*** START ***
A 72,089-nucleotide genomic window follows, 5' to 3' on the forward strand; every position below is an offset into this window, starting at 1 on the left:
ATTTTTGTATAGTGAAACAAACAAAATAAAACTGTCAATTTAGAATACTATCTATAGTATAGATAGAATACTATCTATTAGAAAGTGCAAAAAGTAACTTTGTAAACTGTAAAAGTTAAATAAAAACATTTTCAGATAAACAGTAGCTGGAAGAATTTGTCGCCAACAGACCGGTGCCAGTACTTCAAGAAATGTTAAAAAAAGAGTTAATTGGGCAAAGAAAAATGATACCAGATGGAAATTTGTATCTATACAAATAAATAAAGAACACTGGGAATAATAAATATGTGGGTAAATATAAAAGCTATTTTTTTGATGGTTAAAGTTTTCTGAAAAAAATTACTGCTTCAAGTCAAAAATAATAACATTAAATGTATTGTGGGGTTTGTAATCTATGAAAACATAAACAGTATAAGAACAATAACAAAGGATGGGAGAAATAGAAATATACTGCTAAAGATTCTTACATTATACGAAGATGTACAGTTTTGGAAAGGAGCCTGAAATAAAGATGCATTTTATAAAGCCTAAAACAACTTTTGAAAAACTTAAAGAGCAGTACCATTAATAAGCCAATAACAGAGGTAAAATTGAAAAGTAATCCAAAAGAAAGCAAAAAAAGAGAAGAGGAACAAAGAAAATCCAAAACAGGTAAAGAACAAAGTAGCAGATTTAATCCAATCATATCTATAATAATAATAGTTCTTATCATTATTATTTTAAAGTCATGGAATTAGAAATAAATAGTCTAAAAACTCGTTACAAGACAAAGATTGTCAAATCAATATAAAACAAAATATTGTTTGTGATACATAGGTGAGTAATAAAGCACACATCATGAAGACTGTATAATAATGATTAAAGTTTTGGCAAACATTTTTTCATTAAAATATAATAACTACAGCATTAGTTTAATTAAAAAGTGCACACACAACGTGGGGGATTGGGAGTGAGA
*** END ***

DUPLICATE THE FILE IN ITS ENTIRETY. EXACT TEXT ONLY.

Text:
A 72,089-nucleotide genomic window follows, 5' to 3' on the forward strand; every position below is an offset into this window, starting at 1 on the left:
ATTTTTGTATAGTGAAACAAACAAAATAAAACTGTCAATTTAGAATACTATCTATAGTATAGATAGAATACTATCTATTAGAAAGTGCAAAAAGTAACTTTGTAAACTGTAAAAGTTAAATAAAAACATTTTCAGATAAACAGTAGCTGGAAGAATTTGTCGCCAACAGACCGGTGCCAGTACTTCAAGAAATGTTAAAAAAAGAGTTAATTGGGCAAAGAAAAATGATACCAGATGGAAATTTGTATCTATACAAATAAATAAAGAACACTGGGAATAATAAATATGTGGGTAAATATAAAAGCTATTTTTTTGATGGTTAAAGTTTTCTGAAAAAAATTACTGCTTCAAGTCAAAAATAATAACATTAAATGTATTGTGGGGTTTGTAATCTATGAAAACATAAACAGTATAAGAACAATAACAAAGGATGGGAGAAATAGAAATATACTGCTAAAGATTCTTACATTATACGAAGATGTACAGTTTTGGAAAGGAGCCTGAAATAAAGATGCATTTTATAAAGCCTAAAACAACTTTTGAAAAACTTAAAGAGCAGTACCATTAATAAGCCAATAACAGAGGTAAAATTGAAAAGTAATCCAAAAGAAAGCAAAAAAAGAGAAGAGGAACAAAGAAAATCCAAAACAGGTAAAGAACAAAGTAGCAGATTTAATCCAATCATATCTATAATAATAATAGTTCTTATCATTATTATTTTAAAGTCATGGAATTAGAAATAAATAGTCTAAAAACTCGTTACAAGACAAAGATTGTCAAATCAATATAAAACAAAATATTGTTTGTGATACATAGGTGAGTAATAAAGCACACATCATGAAGACTGTATAATAATGATTAAAGTTTTGGCAAACATTTTTTCATTAAAATATAATAACTACAGCATTAGTTTAATTAAAAAGTGCACACACAACGTGGGGGATTGGGAGTGAGA